some sprinkle lamb with a seasoning of sea salt, with garlic, bay and rosemary, and spit-roast the meat, for a festive gathering in Genoa or Crete, but I don’t; for my gathering is of petals of my damask roses, a gathering of thousands in the uplands of Iran.
some swim at leisure in the salt Aegean or play on crowded beach. Such opportunities are not within my reach, as I sort out the figures for the tax to be paid, on export orders for attar of roses, superior grade.
In summer too,
I receive the almonds from my bowing trees, buying sea salt from Brittany, to season a proportion of the crop, which is roasted to perfection and tied up prettily, in bags that I have made from patterned cloth. The remainder of the produce of my sheltered orchard, I shell and grind and sell for use in fine confections.
when the crocus corm, salt of the earth and worth the wait, comes into bloom, I take no rest. The precision extraction of splinters of stigma is an endurance test. The task is barely done, before I weigh and pack and label the insubstantial wisps, which have been set to dry, and seal each little box with wax, red for première qualité, pricing them according to the tax that will be levied and the value of the labour that has gone into the production of every gram of saffron.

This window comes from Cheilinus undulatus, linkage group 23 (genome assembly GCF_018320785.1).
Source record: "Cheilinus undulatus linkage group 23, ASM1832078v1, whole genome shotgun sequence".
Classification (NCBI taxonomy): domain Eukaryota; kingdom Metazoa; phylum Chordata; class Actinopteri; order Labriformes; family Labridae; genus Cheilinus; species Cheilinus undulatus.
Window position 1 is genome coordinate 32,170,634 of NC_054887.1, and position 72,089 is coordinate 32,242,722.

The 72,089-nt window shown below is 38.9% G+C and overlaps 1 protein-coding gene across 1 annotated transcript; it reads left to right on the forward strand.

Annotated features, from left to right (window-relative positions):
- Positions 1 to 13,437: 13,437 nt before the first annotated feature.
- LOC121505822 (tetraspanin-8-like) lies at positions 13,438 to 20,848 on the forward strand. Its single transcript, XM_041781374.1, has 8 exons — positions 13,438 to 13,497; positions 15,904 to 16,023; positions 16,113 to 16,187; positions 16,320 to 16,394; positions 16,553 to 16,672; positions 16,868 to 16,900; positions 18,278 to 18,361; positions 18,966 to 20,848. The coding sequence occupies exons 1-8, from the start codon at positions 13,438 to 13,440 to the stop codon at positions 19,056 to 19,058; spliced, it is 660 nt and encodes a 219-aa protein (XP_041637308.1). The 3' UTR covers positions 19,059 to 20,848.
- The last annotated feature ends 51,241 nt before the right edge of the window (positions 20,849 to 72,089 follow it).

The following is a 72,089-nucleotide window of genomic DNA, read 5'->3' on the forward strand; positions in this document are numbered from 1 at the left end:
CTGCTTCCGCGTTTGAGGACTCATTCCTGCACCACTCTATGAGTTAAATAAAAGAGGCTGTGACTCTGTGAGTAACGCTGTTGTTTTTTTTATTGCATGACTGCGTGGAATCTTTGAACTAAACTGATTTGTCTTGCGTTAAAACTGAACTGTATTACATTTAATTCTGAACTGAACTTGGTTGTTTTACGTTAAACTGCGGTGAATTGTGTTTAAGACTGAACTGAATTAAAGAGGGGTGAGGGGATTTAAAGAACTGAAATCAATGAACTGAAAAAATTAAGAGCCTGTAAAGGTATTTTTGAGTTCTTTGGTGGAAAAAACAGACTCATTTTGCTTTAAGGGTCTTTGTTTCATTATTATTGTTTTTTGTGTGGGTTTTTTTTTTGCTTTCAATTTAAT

in Stockholm, some bake saffron bread for the welcoming of visitors. In Brussels, others, when dining in company, proffer pastel-tinted macaroons with after-dinner coffee. In Edinburgh, others still, invite invited guests to drink a dram and nibble salted offerings and cake of brandied fruit with, concealed beneath the icing, a layer of marzipan. In Lombardy, my stigma gild saffron risotto, for those who meet and greet in the restaurants of Milan.
Meanwhile, everywhere, glassy cubes of loukoum waft their rosy perfume, redolent of breathless days of May, bewitching children with their alchemy and getting faces sticky.
Thus the yield my harvest brings will take me to Morocco, where they lay lemons down in salt, to make a piquant condiment, added as ingredient, together with some whispered strands of stigma plucked by my own hands, to suffuse a lamb tagine with taste beyond imagining, renewing bonds with kith and kin.
For the very act of sharing a repast in rich conviviality is, itself, a seasoning, without price and tax-free.
by Rachel Woolf